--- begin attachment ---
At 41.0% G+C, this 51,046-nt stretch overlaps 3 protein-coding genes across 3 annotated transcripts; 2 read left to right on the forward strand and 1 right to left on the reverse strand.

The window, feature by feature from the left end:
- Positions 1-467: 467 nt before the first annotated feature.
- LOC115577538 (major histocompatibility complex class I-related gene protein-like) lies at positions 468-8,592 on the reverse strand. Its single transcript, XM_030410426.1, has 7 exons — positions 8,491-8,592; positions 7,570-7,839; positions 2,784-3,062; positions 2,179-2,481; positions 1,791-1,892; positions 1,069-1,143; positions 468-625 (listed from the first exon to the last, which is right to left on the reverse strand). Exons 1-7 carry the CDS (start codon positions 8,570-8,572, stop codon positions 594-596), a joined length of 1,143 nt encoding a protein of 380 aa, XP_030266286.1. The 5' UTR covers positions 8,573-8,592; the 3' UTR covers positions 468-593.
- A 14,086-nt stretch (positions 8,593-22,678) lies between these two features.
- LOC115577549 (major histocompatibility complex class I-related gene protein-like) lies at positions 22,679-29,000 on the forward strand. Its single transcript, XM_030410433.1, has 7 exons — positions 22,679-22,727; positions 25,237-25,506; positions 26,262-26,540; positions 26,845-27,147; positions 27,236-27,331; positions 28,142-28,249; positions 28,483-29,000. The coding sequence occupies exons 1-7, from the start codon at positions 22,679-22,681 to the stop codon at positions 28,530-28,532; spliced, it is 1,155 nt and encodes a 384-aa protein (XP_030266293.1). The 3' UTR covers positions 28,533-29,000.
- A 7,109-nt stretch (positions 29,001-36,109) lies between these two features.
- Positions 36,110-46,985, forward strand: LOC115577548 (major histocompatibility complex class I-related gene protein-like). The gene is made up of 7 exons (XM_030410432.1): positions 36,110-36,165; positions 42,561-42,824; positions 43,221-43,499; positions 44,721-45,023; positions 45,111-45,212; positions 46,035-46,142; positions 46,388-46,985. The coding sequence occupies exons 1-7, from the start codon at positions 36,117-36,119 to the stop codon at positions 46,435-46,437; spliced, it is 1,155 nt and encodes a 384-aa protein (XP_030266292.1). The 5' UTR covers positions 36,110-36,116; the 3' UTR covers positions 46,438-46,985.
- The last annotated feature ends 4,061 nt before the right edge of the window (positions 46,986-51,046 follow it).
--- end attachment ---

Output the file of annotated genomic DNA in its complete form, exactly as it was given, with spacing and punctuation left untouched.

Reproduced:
At 41.0% G+C, this 51,046-nt stretch overlaps 3 protein-coding genes across 3 annotated transcripts; 2 read left to right on the forward strand and 1 right to left on the reverse strand.

The window, feature by feature from the left end:
- Positions 1-467: 467 nt before the first annotated feature.
- LOC115577538 (major histocompatibility complex class I-related gene protein-like) lies at positions 468-8,592 on the reverse strand. Its single transcript, XM_030410426.1, has 7 exons — positions 8,491-8,592; positions 7,570-7,839; positions 2,784-3,062; positions 2,179-2,481; positions 1,791-1,892; positions 1,069-1,143; positions 468-625 (listed from the first exon to the last, which is right to left on the reverse strand). Exons 1-7 carry the CDS (start codon positions 8,570-8,572, stop codon positions 594-596), a joined length of 1,143 nt encoding a protein of 380 aa, XP_030266286.1. The 5' UTR covers positions 8,573-8,592; the 3' UTR covers positions 468-593.
- A 14,086-nt stretch (positions 8,593-22,678) lies between these two features.
- LOC115577549 (major histocompatibility complex class I-related gene protein-like) lies at positions 22,679-29,000 on the forward strand. Its single transcript, XM_030410433.1, has 7 exons — positions 22,679-22,727; positions 25,237-25,506; positions 26,262-26,540; positions 26,845-27,147; positions 27,236-27,331; positions 28,142-28,249; positions 28,483-29,000. The coding sequence occupies exons 1-7, from the start codon at positions 22,679-22,681 to the stop codon at positions 28,530-28,532; spliced, it is 1,155 nt and encodes a 384-aa protein (XP_030266293.1). The 3' UTR covers positions 28,533-29,000.
- A 7,109-nt stretch (positions 29,001-36,109) lies between these two features.
- Positions 36,110-46,985, forward strand: LOC115577548 (major histocompatibility complex class I-related gene protein-like). The gene is made up of 7 exons (XM_030410432.1): positions 36,110-36,165; positions 42,561-42,824; positions 43,221-43,499; positions 44,721-45,023; positions 45,111-45,212; positions 46,035-46,142; positions 46,388-46,985. The coding sequence occupies exons 1-7, from the start codon at positions 36,117-36,119 to the stop codon at positions 46,435-46,437; spliced, it is 1,155 nt and encodes a 384-aa protein (XP_030266292.1). The 5' UTR covers positions 36,110-36,116; the 3' UTR covers positions 46,438-46,985.
- The last annotated feature ends 4,061 nt before the right edge of the window (positions 46,986-51,046 follow it).